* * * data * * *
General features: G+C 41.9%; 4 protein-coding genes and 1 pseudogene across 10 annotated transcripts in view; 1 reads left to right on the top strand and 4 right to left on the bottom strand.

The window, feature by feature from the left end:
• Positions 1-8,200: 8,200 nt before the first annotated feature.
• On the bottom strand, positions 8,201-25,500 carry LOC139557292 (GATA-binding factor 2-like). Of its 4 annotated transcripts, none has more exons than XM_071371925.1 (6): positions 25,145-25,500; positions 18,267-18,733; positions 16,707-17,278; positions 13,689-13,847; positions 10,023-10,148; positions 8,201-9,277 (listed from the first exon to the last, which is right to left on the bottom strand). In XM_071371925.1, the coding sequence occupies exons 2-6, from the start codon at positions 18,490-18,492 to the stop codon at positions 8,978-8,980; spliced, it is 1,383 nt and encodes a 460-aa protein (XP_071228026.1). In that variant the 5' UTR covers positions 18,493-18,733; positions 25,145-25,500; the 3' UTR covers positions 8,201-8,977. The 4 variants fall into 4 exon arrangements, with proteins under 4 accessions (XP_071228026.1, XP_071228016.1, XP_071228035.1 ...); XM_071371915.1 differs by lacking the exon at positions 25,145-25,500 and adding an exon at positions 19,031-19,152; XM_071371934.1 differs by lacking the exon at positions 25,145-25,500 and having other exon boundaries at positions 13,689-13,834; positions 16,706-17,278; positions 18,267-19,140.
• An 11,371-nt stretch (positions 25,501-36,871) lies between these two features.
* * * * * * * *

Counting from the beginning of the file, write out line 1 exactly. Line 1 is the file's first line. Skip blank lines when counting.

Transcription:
General features: G+C 41.9%; 4 protein-coding genes and 1 pseudogene across 10 annotated transcripts in view; 1 reads left to right on the top strand and 4 right to left on the bottom strand.